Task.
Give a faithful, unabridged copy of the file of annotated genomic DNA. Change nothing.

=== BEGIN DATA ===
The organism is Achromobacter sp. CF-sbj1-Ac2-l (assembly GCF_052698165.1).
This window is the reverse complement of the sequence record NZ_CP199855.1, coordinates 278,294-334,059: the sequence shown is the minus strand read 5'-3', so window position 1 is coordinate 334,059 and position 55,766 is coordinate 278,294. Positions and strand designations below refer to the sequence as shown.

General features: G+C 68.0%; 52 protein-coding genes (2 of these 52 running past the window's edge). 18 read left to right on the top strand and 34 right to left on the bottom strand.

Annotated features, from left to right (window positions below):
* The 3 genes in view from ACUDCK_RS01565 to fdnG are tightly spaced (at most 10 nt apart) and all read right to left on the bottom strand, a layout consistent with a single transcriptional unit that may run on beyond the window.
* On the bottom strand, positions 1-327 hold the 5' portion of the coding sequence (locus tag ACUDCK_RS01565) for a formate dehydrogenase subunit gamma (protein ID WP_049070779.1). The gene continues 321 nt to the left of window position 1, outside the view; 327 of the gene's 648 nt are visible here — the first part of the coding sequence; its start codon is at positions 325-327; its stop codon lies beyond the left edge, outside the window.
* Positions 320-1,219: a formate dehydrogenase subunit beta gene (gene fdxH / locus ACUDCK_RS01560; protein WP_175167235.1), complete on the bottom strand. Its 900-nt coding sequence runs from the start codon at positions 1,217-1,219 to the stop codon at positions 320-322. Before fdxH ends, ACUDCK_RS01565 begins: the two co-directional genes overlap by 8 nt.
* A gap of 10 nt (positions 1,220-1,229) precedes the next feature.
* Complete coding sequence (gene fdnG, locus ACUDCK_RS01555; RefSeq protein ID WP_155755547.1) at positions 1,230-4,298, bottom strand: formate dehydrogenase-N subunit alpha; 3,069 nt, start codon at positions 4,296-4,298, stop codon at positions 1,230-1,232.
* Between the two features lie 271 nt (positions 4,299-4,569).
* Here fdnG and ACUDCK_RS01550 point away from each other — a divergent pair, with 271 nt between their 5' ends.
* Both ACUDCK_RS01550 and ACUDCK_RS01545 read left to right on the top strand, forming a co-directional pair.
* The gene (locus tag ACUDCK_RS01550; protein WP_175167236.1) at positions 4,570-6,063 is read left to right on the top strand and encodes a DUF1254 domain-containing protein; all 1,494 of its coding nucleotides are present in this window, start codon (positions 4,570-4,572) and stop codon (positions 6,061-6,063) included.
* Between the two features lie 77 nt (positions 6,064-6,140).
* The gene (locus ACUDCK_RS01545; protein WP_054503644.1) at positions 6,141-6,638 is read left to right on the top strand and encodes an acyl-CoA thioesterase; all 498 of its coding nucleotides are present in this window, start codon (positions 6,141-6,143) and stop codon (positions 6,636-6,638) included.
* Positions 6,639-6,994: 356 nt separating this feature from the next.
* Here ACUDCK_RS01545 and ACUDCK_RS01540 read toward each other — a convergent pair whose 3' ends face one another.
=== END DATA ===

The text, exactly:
The organism is Achromobacter sp. CF-sbj1-Ac2-l (assembly GCF_052698165.1).
This window is the reverse complement of the sequence record NZ_CP199855.1, coordinates 278,294-334,059: the sequence shown is the minus strand read 5'-3', so window position 1 is coordinate 334,059 and position 55,766 is coordinate 278,294. Positions and strand designations below refer to the sequence as shown.

General features: G+C 68.0%; 52 protein-coding genes (2 of these 52 running past the window's edge). 18 read left to right on the top strand and 34 right to left on the bottom strand.

Annotated features, from left to right (window positions below):
* The 3 genes in view from ACUDCK_RS01565 to fdnG are tightly spaced (at most 10 nt apart) and all read right to left on the bottom strand, a layout consistent with a single transcriptional unit that may run on beyond the window.
* On the bottom strand, positions 1-327 hold the 5' portion of the coding sequence (locus tag ACUDCK_RS01565) for a formate dehydrogenase subunit gamma (protein ID WP_049070779.1). The gene continues 321 nt to the left of window position 1, outside the view; 327 of the gene's 648 nt are visible here — the first part of the coding sequence; its start codon is at positions 325-327; its stop codon lies beyond the left edge, outside the window.
* Positions 320-1,219: a formate dehydrogenase subunit beta gene (gene fdxH / locus ACUDCK_RS01560; protein WP_175167235.1), complete on the bottom strand. Its 900-nt coding sequence runs from the start codon at positions 1,217-1,219 to the stop codon at positions 320-322. Before fdxH ends, ACUDCK_RS01565 begins: the two co-directional genes overlap by 8 nt.
* A gap of 10 nt (positions 1,220-1,229) precedes the next feature.
* Complete coding sequence (gene fdnG, locus ACUDCK_RS01555; RefSeq protein ID WP_155755547.1) at positions 1,230-4,298, bottom strand: formate dehydrogenase-N subunit alpha; 3,069 nt, start codon at positions 4,296-4,298, stop codon at positions 1,230-1,232.
* Between the two features lie 271 nt (positions 4,299-4,569).
* Here fdnG and ACUDCK_RS01550 point away from each other — a divergent pair, with 271 nt between their 5' ends.
* Both ACUDCK_RS01550 and ACUDCK_RS01545 read left to right on the top strand, forming a co-directional pair.
* The gene (locus tag ACUDCK_RS01550; protein WP_175167236.1) at positions 4,570-6,063 is read left to right on the top strand and encodes a DUF1254 domain-containing protein; all 1,494 of its coding nucleotides are present in this window, start codon (positions 4,570-4,572) and stop codon (positions 6,061-6,063) included.
* Between the two features lie 77 nt (positions 6,064-6,140).
* The gene (locus ACUDCK_RS01545; protein WP_054503644.1) at positions 6,141-6,638 is read left to right on the top strand and encodes an acyl-CoA thioesterase; all 498 of its coding nucleotides are present in this window, start codon (positions 6,141-6,143) and stop codon (positions 6,636-6,638) included.
* Positions 6,639-6,994: 356 nt separating this feature from the next.
* Here ACUDCK_RS01545 and ACUDCK_RS01540 read toward each other — a convergent pair whose 3' ends face one another.